Pyaaz Pakoda recipe, Onion Pakoda or Onion Fritters is a popular and classic Indian tea time deep-fried snack. These crispy & crunchy fritters are made with gram flour (chickpea flour), sliced onions and some spices. Pyaaz Pakoda is a popular snack in Indian homes and it is famous as street food as well.
Making the most amazing pyaaz pakoda at home is way easier than you think. Just follow the video recipe of Pyaaz Pakoda on this page and I bet you would be surprised with the results even if you are making them for the first time.
These fritters are very easy to prepare. Thus, making them is the best tea time snack idea when you have guests at home. A spicy and crispy onion pakoda will always be in trend.
This pyaaz pakora recipe makes a delightful evening snack or brunch. Onion Pakoda and a hot cup of is a bliss during the monsoon season. Pakoras are India’s one of the most favored snacks. It is mostly enjoyed with Chai, which is one of the most admired drinks. These two make a great pair.
Pakoras and are best friends. In fact ‘Chai Pakora’ is a favorite phrase amongst tea lovers. Whenever it is raining outside, people say ‘Chai Pakoda ho jaye’. This literally means ‘Shall we have chai pakoda’?
It would not be an overstatement if I say that the Pyaaz Pakoda recipe is one of the most frequently made tea time snacks in Indian homes. This snack is commonly served along with some / ketchup, and a cup of hot or coffee.
Not only this snack recipe is made at households, but it is also very famous as street food. Or I should rather say that the Pakoda is one of the most famous snacks or street foods in India.
This dish ‘Pyaaz Pakoda’ is popular throughout India. Every region has their own variation and name. Some of the other popular names of this recipe are: Onion Pakora or Pakoda, Kanda Bhajji, Kanda Bhajiya or Pyaaj Ke Pakode (Pyaaj Ke Pakore). All of these regional names simply translate to Onion fritters.
What is Pakora?
Pakoda or Pakora is a common name for gram flour (chickpea flour) coated deep-fried fritters in the Hindi language. This is a deep-fried snack (fritters) originating from the Indian subcontinent. Pakoda is one of the most famous snack recipes in India and each Indian state has its own variant.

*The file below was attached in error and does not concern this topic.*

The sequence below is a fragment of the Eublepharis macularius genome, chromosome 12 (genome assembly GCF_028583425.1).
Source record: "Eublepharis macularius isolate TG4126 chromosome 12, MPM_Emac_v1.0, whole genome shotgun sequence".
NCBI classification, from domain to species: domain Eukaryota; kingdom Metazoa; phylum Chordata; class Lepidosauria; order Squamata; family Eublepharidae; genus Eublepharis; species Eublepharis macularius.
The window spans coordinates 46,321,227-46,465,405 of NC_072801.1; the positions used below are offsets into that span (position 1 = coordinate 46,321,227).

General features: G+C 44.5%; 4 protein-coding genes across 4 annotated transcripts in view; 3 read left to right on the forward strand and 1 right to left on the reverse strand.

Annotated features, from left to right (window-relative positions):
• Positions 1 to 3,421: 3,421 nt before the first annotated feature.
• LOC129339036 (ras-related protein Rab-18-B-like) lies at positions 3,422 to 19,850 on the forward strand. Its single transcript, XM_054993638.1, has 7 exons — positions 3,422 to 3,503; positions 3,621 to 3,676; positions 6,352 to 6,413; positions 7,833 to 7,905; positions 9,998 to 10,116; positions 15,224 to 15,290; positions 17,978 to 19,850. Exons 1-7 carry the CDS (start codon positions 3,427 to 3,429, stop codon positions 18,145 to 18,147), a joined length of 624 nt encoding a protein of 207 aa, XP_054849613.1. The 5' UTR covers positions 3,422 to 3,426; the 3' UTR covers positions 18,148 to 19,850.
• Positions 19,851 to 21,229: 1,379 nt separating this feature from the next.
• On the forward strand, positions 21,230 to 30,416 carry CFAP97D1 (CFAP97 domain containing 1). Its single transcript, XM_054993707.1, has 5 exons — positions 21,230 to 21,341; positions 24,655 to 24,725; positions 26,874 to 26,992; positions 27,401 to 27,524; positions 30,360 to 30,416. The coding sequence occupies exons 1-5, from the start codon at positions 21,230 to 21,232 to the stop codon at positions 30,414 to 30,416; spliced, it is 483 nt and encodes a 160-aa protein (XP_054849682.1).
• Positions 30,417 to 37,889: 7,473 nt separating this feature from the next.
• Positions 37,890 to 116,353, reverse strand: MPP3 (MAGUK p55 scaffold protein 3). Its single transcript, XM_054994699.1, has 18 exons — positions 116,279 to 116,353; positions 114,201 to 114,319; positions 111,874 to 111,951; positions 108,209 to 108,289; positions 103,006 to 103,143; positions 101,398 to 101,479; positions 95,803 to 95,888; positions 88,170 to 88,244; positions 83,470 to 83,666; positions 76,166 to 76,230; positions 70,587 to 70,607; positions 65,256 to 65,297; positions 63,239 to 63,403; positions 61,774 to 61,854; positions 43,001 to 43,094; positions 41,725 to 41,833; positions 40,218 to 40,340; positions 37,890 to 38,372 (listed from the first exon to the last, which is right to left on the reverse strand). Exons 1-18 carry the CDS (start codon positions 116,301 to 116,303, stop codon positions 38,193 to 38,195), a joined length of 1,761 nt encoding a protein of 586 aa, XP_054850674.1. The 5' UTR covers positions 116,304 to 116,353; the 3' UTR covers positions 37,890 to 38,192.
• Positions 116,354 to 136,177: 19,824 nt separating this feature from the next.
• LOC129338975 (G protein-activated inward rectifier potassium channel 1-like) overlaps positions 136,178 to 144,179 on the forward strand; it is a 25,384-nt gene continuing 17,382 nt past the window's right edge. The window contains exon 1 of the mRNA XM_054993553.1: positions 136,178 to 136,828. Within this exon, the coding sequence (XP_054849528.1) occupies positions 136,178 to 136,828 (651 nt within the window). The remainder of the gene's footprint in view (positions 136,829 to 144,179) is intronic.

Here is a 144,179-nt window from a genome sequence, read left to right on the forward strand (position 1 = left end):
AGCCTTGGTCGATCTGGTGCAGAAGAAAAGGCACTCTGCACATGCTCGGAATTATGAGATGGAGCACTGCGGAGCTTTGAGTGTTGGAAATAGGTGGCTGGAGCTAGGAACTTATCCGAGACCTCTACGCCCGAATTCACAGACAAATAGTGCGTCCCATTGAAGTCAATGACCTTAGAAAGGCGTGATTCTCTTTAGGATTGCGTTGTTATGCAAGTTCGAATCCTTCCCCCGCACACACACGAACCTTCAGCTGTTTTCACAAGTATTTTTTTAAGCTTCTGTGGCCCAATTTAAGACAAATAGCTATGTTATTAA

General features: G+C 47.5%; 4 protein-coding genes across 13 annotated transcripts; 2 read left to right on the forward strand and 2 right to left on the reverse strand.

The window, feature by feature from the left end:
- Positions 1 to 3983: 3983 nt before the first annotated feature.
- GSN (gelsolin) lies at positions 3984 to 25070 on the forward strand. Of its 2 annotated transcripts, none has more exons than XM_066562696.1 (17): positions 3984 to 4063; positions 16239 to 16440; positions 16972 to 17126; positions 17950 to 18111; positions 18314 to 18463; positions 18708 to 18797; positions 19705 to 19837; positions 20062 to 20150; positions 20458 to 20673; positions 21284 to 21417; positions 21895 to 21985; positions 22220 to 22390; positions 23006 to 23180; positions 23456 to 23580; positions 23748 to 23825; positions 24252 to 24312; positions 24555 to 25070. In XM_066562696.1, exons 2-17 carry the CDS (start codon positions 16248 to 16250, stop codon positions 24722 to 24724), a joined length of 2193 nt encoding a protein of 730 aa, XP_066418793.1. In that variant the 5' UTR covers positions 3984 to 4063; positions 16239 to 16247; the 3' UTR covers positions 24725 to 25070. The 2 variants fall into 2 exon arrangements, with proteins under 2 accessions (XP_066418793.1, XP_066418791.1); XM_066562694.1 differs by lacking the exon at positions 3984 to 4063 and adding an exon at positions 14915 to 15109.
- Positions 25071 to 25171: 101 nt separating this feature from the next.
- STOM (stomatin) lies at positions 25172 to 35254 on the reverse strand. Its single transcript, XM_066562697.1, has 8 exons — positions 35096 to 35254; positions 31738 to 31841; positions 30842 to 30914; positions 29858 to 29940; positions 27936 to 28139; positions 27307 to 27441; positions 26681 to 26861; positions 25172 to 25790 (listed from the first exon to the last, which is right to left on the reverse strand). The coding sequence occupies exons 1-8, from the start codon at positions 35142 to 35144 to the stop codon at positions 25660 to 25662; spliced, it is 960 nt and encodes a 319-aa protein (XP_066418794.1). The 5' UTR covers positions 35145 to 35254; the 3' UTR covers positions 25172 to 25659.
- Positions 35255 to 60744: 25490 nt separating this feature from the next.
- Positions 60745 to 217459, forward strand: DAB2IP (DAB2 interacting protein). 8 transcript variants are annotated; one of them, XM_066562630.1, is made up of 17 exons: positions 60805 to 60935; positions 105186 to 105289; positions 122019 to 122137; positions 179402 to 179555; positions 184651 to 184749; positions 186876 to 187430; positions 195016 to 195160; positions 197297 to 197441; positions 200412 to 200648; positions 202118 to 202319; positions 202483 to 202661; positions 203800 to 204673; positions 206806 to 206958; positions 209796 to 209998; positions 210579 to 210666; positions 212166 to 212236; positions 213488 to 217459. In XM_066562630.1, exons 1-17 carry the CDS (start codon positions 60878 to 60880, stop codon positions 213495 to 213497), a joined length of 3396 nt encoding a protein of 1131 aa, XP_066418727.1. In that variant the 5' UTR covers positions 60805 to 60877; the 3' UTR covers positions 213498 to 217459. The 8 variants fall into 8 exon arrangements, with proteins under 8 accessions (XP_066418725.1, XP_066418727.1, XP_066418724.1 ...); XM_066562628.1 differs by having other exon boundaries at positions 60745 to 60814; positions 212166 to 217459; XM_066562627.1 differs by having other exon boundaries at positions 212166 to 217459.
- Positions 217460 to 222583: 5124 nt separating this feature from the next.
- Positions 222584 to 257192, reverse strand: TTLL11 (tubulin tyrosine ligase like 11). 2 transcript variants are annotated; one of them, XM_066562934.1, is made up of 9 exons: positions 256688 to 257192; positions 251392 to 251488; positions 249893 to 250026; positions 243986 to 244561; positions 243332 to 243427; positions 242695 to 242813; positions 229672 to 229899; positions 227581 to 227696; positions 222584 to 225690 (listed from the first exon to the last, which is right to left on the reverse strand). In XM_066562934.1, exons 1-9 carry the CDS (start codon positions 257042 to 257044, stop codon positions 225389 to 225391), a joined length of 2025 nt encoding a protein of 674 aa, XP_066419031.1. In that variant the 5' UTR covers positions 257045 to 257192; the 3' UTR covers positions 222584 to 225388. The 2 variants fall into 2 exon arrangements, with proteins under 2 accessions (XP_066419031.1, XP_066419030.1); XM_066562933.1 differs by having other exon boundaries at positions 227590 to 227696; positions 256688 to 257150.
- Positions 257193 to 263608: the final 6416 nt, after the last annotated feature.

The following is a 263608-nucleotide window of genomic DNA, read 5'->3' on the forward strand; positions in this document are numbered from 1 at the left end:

However, the method of making pakora is similar in all the Indian states — just some of the ingredients and names are different in each state. The name depends upon the region you are in. Pakora is also called pakode, pakoda, pakodi, fakkura, bhajiya, bhajji, and bhaji.
This snack, ‘Pakoda’ is cooked and served everywhere In India. Be it at restaurants, kiosks, street stalls, or even homes — pakodas are prepared everywhere. This amazing snack Pakoda is also one of the most common snack dishes served in Indian restaurants worldwide. So no matter which part of the globe you are from, you must have encountered this Indian jewel at least somewhere, maybe at some Indian restaurants.
How to make Pyaaz Pakoda Recipe?
Making pyaaz pakoda recipe is very simple. For making pyaaz pakoda recipe, first make the batter by combining onions, spices, rice flour and chickpea flour. Once the batter is ready, drop a few spoonfuls of the pakoda batter into the hot oil. Deep fry on medium high heat until they turn crispy & golden. Pyaaz Pakodas are ready.
When to make Pyaaz Pakoda Recipe?
You can make and enjoy pyaaz pakoda any time of the year. However, if you are looking for a specific time then these snacks are great for plating up when you want to delight and impress your guests at home. You can make them as a snack or serve them as an appetizer. Also, these are splendid for a rainy or cold winter day.
How to serve Pyaaz Pakoda Recipe?
Pyaaz Pakoda or Onion Pakoda can be served as a tea time or evening snack, brunch, breakfast or even as a starter. They are usually served along with some kind of chutney and hot or coffee. The most popular chutney recipes which go along with onion pakoda are green or .
Can I shallow fry Pyaaz Pakoda?
Yes, you can definitely shallow fry or pan fry these pakoras. If you don’t like deep-fried dishes then shallow frying is the best option for you. They still taste good.
Can I bake Pyaaz Pakoda?